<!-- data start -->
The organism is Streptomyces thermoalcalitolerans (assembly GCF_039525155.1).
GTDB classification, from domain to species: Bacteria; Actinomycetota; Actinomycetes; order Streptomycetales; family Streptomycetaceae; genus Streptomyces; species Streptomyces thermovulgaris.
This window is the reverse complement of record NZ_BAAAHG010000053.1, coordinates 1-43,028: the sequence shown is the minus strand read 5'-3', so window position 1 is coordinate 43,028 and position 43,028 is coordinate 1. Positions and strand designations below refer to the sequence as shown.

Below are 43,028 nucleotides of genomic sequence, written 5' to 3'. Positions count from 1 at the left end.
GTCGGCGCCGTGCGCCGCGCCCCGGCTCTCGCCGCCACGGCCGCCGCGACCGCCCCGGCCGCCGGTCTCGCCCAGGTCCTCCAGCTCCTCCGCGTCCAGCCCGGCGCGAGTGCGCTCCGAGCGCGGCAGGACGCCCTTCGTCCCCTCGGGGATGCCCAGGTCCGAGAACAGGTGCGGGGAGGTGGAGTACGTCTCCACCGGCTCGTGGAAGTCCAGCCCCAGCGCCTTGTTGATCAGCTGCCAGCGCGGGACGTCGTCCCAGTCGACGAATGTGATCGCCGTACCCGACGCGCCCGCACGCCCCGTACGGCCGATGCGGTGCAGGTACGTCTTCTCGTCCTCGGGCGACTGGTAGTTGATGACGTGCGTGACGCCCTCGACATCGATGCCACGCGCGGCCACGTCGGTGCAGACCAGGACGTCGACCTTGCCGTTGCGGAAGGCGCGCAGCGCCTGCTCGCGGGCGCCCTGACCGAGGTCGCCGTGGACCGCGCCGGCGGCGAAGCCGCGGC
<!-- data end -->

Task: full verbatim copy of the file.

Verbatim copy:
The organism is Streptomyces thermoalcalitolerans (assembly GCF_039525155.1).
GTDB classification, from domain to species: Bacteria; Actinomycetota; Actinomycetes; order Streptomycetales; family Streptomycetaceae; genus Streptomyces; species Streptomyces thermovulgaris.
This window is the reverse complement of record NZ_BAAAHG010000053.1, coordinates 1-43,028: the sequence shown is the minus strand read 5'-3', so window position 1 is coordinate 43,028 and position 43,028 is coordinate 1. Positions and strand designations below refer to the sequence as shown.

Below are 43,028 nucleotides of genomic sequence, written 5' to 3'. Positions count from 1 at the left end.
GTCGGCGCCGTGCGCCGCGCCCCGGCTCTCGCCGCCACGGCCGCCGCGACCGCCCCGGCCGCCGGTCTCGCCCAGGTCCTCCAGCTCCTCCGCGTCCAGCCCGGCGCGAGTGCGCTCCGAGCGCGGCAGGACGCCCTTCGTCCCCTCGGGGATGCCCAGGTCCGAGAACAGGTGCGGGGAGGTGGAGTACGTCTCCACCGGCTCGTGGAAGTCCAGCCCCAGCGCCTTGTTGATCAGCTGCCAGCGCGGGACGTCGTCCCAGTCGACGAATGTGATCGCCGTACCCGACGCGCCCGCACGCCCCGTACGGCCGATGCGGTGCAGGTACGTCTTCTCGTCCTCGGGCGACTGGTAGTTGATGACGTGCGTGACGCCCTCGACATCGATGCCACGCGCGGCCACGTCGGTGCAGACCAGGACGTCGACCTTGCCGTTGCGGAAGGCGCGCAGCGCCTGCTCGCGGGCGCCCTGACCGAGGTCGCCGTGGACCGCGCCGGCGGCGAAGCCGCGGC